The Missouri Court of Appeals Eastern District Division Three (“Missouri Appellate Court”) held in its opinion filed on November 20, 2018: “Because of the fundamental nature of the right to a fair and impartial jury, the trial court has no discretion to deny a party the right to ask the insurance question if the proper foundation is laid … we find that the trial court erred as a matter of law by denying Appellants the right to ask the insurance question because the proper foundation had been laid, the question had been approved by the court, voir dire was still proceeding with the panel in the courtroom, the court solicited Appellants’ counsel if he had further inquiry, and counsel’s intention to imbed the insurance question between other questions is the legally-sanctioned method to avoid unduly highlighting the question.”
The Underlying Facts
The Missouri medical malpractice lawsuit alleged medical negligence in causing the death of a baby during delivery when the defendant doctor improperly used a vacuum extractor to deliver the baby. The defendant doctor was insured by Missouri Doctors Mutual Insurance Company. The plaintiffs proposed to ask the “insurance question” of the venire panel during voir dire: “Is anyone here employed by or have a financial interest in Missouri Doctors Mutual Insurance Company?” The defendant did not object to the insurance question and the court ruled that the plaintiffs would be allowed to ask the question during voir dire.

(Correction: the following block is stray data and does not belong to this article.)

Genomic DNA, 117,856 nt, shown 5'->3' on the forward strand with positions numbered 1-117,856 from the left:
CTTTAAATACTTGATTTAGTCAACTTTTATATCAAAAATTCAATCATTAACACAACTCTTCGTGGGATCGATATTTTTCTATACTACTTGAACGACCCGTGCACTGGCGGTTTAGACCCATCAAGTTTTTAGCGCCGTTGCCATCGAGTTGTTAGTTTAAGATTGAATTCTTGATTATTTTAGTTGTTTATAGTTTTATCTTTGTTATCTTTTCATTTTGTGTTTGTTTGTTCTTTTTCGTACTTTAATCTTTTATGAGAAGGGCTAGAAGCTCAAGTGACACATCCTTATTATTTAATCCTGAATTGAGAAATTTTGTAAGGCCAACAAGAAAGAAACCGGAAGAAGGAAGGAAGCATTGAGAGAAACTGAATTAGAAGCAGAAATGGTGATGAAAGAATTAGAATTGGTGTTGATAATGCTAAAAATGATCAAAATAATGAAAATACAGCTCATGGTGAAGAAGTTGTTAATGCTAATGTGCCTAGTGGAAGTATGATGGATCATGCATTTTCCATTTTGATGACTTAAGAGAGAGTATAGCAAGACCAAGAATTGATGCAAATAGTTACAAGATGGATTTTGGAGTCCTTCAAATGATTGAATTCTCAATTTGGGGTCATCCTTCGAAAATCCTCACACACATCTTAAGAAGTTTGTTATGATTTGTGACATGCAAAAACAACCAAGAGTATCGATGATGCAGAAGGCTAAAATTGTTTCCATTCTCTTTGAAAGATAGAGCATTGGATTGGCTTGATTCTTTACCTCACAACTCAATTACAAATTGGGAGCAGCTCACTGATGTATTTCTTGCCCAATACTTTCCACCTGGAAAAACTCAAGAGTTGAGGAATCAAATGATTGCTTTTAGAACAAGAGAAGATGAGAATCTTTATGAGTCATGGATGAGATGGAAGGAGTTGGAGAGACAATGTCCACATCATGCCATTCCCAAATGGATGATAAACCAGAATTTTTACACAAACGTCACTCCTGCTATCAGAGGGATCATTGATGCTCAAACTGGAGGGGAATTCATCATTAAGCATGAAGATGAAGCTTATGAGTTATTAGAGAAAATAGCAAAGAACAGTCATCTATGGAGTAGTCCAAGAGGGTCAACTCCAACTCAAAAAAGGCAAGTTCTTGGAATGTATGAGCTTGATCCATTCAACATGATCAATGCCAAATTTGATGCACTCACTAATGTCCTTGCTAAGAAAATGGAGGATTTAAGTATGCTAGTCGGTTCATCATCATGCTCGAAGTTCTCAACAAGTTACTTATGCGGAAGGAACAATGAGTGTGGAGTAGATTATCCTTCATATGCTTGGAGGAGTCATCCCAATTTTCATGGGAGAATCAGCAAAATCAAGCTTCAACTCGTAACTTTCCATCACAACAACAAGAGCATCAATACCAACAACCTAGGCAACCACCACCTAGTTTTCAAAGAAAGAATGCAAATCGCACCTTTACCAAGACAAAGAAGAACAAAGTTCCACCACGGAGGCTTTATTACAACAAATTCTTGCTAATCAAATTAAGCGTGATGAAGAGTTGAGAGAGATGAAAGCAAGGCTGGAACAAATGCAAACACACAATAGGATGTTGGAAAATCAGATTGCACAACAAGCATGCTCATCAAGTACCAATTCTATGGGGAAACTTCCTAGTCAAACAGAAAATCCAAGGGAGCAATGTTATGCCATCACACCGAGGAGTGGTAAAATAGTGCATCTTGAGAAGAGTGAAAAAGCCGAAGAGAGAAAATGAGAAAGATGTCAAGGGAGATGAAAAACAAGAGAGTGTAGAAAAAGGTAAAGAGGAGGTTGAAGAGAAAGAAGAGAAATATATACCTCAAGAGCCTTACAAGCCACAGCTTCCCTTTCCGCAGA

The plaintiffs’ Missouri medical malpractice attorney proposed to ask the insurance question between two other questions that he still had for the venire panel but the trial judge refused to allow the insurance question, stating, in part: “I am going to say no given that I don’t perceive … how he could be prejudiced, there’s only 20 employees, it’s on the other side of the state, the answer [to the question is not likely to be yes] … So really the prejudice is more to the other side by unduly highlighting it.” The Missouri medical malpractce jury subsequently returned a defense verdict, and the plaintiffs appealed.
The Missouri Appellate Court stated that the Missouri Supreme Court had held in 1994 that because a party has the right to ask a proper insurance question, the denial of that right is an issue of law that is reviewed de novo. The Missouri Appellate Court stated that while the trial court retains some discretion with regard to how the insurance question is asked, such discretion “has in large part been limited to the trial court’s pre-voir dire determination whether the question is proper in form and foundation and therefore approved to be asked.”
The Missouri Supreme Court has set forth the acceptable procedure for asking the insurance question: (1) obtain the judge’s approval of the proposed question out of the hearing of the jury panel, (2) ask only one insurance question, and (3) do not ask it first or last in a series of questions so as to avoid unduly highlighting the question to the jury panel.
The Missouri Appellate Court held: “in cases like this one where a proper and approved insurance question was to be asked, the trial court has no discretion to deny the right to ask the insurance question based on a prejudice-weighing analysis such as occurred here in which the potential prejudice in asking the question is weighed against the relative likelihood of any affirmative answers to the question … Plaintiffs have a constitutional right to a fair and impartial jury and shoud not be required after trial to establish whether they were denied this right because the trial court failed to allow them to properly voir dire the panel.” The Missouri Appellate Court therefore reversed the defense verdict and remanded the Missouri medical malpractice case for a new trial.
Source Eoff v. McDonald, D.O., No. ED106265.
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